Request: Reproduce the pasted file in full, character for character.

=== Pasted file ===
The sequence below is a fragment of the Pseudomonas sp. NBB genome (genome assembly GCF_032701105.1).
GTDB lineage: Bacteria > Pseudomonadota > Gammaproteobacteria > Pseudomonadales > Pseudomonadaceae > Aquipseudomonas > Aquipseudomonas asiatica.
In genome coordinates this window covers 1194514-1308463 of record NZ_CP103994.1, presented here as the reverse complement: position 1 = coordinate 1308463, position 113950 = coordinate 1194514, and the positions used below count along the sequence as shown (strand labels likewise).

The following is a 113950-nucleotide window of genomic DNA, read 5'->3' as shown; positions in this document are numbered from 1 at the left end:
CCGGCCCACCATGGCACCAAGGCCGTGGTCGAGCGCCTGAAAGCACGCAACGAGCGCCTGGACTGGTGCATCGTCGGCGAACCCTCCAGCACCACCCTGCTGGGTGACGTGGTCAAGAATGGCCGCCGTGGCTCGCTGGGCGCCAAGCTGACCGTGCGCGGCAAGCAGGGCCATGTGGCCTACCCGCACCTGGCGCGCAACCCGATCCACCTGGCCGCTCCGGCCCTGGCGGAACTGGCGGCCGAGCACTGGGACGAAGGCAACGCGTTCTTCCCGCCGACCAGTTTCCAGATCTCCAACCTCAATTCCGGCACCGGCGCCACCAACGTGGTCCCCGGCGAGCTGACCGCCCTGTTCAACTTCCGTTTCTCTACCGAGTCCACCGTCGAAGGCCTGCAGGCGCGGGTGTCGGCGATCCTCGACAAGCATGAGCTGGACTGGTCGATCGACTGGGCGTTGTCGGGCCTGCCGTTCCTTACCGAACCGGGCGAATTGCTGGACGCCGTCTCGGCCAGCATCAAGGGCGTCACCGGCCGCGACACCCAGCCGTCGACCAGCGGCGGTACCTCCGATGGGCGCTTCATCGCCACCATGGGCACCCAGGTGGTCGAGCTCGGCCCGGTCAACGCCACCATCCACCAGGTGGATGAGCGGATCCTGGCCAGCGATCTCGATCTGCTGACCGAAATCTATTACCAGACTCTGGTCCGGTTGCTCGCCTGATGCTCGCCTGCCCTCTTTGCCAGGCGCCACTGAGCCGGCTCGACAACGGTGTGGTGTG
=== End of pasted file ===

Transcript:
The sequence below is a fragment of the Pseudomonas sp. NBB genome (genome assembly GCF_032701105.1).
GTDB lineage: Bacteria > Pseudomonadota > Gammaproteobacteria > Pseudomonadales > Pseudomonadaceae > Aquipseudomonas > Aquipseudomonas asiatica.
In genome coordinates this window covers 1194514-1308463 of record NZ_CP103994.1, presented here as the reverse complement: position 1 = coordinate 1308463, position 113950 = coordinate 1194514, and the positions used below count along the sequence as shown (strand labels likewise).

The following is a 113950-nucleotide window of genomic DNA, read 5'->3' as shown; positions in this document are numbered from 1 at the left end:
CCGGCCCACCATGGCACCAAGGCCGTGGTCGAGCGCCTGAAAGCACGCAACGAGCGCCTGGACTGGTGCATCGTCGGCGAACCCTCCAGCACCACCCTGCTGGGTGACGTGGTCAAGAATGGCCGCCGTGGCTCGCTGGGCGCCAAGCTGACCGTGCGCGGCAAGCAGGGCCATGTGGCCTACCCGCACCTGGCGCGCAACCCGATCCACCTGGCCGCTCCGGCCCTGGCGGAACTGGCGGCCGAGCACTGGGACGAAGGCAACGCGTTCTTCCCGCCGACCAGTTTCCAGATCTCCAACCTCAATTCCGGCACCGGCGCCACCAACGTGGTCCCCGGCGAGCTGACCGCCCTGTTCAACTTCCGTTTCTCTACCGAGTCCACCGTCGAAGGCCTGCAGGCGCGGGTGTCGGCGATCCTCGACAAGCATGAGCTGGACTGGTCGATCGACTGGGCGTTGTCGGGCCTGCCGTTCCTTACCGAACCGGGCGAATTGCTGGACGCCGTCTCGGCCAGCATCAAGGGCGTCACCGGCCGCGACACCCAGCCGTCGACCAGCGGCGGTACCTCCGATGGGCGCTTCATCGCCACCATGGGCACCCAGGTGGTCGAGCTCGGCCCGGTCAACGCCACCATCCACCAGGTGGATGAGCGGATCCTGGCCAGCGATCTCGATCTGCTGACCGAAATCTATTACCAGACTCTGGTCCGGTTGCTCGCCTGATGCTCGCCTGCCCTCTTTGCCAGGCGCCACTGAGCCGGCTCGACAACGGTGTGGTGTG